That night, the burning of the ships could be seen all the way in Macin. Also engulfed in the flames are a major portion of Ottoman supplies. Mehmed soon realized the precarious situation he landed himself in. Although he has taken Macin with great cost in men and equipment, he has failed to achieve his main object to annihilate the main rebel forces and capture Bedreddin. Furthermore, as winter season closes in, efforts to locate the rebel forces hiding in the mountains of Dobrudja failed, and after all his ships is vanished along with most of his supplies, the urgent question for Mehmed became how to resupply his hungry and war-exhausted soldiers.

Mehmed stayed and waited in the now destroyed town of Macin for two weeks – when the messengers he sent to his main camp didn’t come back, nor any signs of resupplies on the Danube, Mehmed begrudgingly made the decision to retreat. The Ottomans firstly burned and leveled what was left of Macin to the ground, then set on to march south on land next to the branch river Macin – which the Ottoman detachment managed to traverse in around 10 days.

It was on the road of retreat, that true disaster stroke. The traverse which the detachment made have given Mehmed incomplete and misguided information – and the rebel main forces, always hidden and impossible to catch, suddenly appeared out of nowhere all along the road. With Ottoman army crammed into a thin long line along the narrow passage of the river banks with forests and hills all around them, the march south became the perfect hunting ground for rebel forces.

Hungry, tired and demoralized after a long and fruitless campaign, the Ottoman soldiers became easy pickings for the rebels. The sickly and weak were forced to be abandoned to their own fate.

What took the detachment one week to traverse took Mehmed’s large army almost three weeks. By the time he arrived back to his main camp, out of the initial forces of 26.000 men, less than 7.000 soldiers came home.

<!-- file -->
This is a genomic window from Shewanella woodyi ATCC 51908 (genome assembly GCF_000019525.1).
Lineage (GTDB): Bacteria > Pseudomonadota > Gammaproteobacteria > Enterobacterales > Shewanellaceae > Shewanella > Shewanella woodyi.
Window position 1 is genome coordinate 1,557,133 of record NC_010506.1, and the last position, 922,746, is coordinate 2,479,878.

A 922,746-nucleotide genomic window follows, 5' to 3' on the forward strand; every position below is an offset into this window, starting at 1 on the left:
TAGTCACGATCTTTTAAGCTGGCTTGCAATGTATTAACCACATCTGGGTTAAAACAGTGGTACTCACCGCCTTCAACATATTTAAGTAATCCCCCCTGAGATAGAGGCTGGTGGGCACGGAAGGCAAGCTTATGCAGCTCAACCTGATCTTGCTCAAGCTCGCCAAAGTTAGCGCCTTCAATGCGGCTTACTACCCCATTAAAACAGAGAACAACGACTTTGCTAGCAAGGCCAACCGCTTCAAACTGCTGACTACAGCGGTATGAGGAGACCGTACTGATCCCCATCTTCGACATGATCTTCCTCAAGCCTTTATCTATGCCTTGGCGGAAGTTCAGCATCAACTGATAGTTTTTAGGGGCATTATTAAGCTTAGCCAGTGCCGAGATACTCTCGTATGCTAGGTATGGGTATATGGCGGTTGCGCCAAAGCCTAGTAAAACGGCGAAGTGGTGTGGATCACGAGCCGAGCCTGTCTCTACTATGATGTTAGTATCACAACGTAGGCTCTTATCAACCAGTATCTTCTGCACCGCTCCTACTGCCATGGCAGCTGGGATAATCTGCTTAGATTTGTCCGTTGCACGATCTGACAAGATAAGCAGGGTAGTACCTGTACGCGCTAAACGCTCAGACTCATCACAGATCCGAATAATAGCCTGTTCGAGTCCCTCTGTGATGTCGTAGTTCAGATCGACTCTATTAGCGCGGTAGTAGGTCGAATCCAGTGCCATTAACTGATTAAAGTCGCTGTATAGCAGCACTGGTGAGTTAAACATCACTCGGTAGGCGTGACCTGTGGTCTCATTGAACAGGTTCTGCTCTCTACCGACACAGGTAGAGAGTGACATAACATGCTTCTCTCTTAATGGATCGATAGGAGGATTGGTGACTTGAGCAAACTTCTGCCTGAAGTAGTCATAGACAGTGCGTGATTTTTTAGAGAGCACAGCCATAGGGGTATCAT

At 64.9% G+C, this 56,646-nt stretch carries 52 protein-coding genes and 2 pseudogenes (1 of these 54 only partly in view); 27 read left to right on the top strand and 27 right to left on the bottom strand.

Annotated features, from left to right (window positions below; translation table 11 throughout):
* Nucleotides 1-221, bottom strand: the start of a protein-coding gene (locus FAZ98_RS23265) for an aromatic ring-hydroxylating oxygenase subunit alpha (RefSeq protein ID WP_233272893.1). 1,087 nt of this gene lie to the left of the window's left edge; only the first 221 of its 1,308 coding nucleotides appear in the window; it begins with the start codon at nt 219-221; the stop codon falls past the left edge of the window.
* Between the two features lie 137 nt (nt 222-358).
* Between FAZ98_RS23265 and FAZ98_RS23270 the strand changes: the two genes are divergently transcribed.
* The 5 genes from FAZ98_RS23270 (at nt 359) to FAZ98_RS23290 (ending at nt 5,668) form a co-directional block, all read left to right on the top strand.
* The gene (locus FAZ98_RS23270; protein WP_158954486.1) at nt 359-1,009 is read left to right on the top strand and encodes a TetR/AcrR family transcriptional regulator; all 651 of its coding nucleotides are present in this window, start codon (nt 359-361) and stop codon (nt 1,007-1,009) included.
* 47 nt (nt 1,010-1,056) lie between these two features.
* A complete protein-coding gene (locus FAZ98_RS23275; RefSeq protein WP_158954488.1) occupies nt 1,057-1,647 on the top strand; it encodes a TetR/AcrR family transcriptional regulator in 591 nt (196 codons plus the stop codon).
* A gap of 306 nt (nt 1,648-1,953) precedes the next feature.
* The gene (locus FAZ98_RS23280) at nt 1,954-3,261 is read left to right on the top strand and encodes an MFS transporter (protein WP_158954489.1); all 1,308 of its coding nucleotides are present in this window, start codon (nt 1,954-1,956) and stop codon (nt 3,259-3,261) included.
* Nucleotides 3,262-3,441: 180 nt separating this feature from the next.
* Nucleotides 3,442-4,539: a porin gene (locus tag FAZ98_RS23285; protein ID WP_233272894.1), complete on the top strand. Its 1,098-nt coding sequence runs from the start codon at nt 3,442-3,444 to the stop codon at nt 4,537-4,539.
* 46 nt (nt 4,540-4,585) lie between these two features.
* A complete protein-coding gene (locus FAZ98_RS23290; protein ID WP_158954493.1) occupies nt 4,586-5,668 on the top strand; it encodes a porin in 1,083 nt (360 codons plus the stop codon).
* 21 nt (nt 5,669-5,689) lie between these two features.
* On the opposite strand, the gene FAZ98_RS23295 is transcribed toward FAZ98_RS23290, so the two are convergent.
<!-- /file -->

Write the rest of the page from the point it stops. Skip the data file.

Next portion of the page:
Mehmed himself is devastated physically and mentally by this defeat, yet he rebuffed the advice to return to Adrianople to have some rest. Knowing that the morale of his soldiers is at all-time low, and the rebels may very well take advantage of his absence, Mehmed decides to over-winter in Bulgaria despite the toll it would make on his fragile health. Furthermore, the Roman success in Achaea, and the peace deal made between Constantinople and Venice made Mehmed alarmed. The news that a large Roman delegation was sent to Konstanz upset him furthermore. The threat of potentially another crusade which the Romans participate will become a great threat to Ottoman rule in Balkan, perhaps even more than Bedreddin. To frighten and dissuade the Romans from taking radical position and crush the threat of crusade before it happens, Mehmed knew he must send a strong signal soon.

Not all news is bad for Mehmed however – as his army suffered a crushing defeat in Macin, messengers arrive from Anatolia whom bring the good news that the army of Prince Murad (nominally led by Murad but practically led by Vizier Bayezid) has decisively defeated the rebels in Saruhan, killed its leader, executed thousands of its most fanatic supporters, and successfully stabilized the situation.

As a harsh winter arrives and the year of 1417 comes to an end, all campaigns come to a halt. The warring parties of Southern Balkans find a small room of respite, licking their wounds while preparing for the inevitable continuation of conflict come spring.
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Nice chapter, like the papal intrigue. I wonder how the Romans will react to the Ottoman defeat by Bedridden. Hope we can look more eastward with the Timurid Empire, how are they reacting to events in Anatolia? Keep up the good work.
Things will develop fast come 1418 - the Romans better fasten their seatbelts.
Nice new chapter, the Ottomans took a beating fighting the rebel forces. They're down but not out of the fight, I think the coming winter will greatly affect Mehmet health. One mistake given due to his sickly state will kill him. Wonder how the other Balkan nations/people are looking at the defeats the Ottomans are receiving. Keep up the good work.
When I read this I get a very weird feeling. the perspective is writing like it’s a history book being written as the history in it becomes history. Your use of the word will makes it feel like it is the present and not the past.

also there are a few grammatical errors.
But besides that I feel that this a general improvement over your previous chapters.
So I've looked back at the recent chapters and weren't really satisfied with the quality - in addition I have made some changes to the path of the TL, and as such made some changes to the contents of Chapter 12, 13, and 14. Ppl interested can take a re-read.

A new chapter will arrive tomorrow, cheers.
CHAPTER 15 – Athenian Intrusion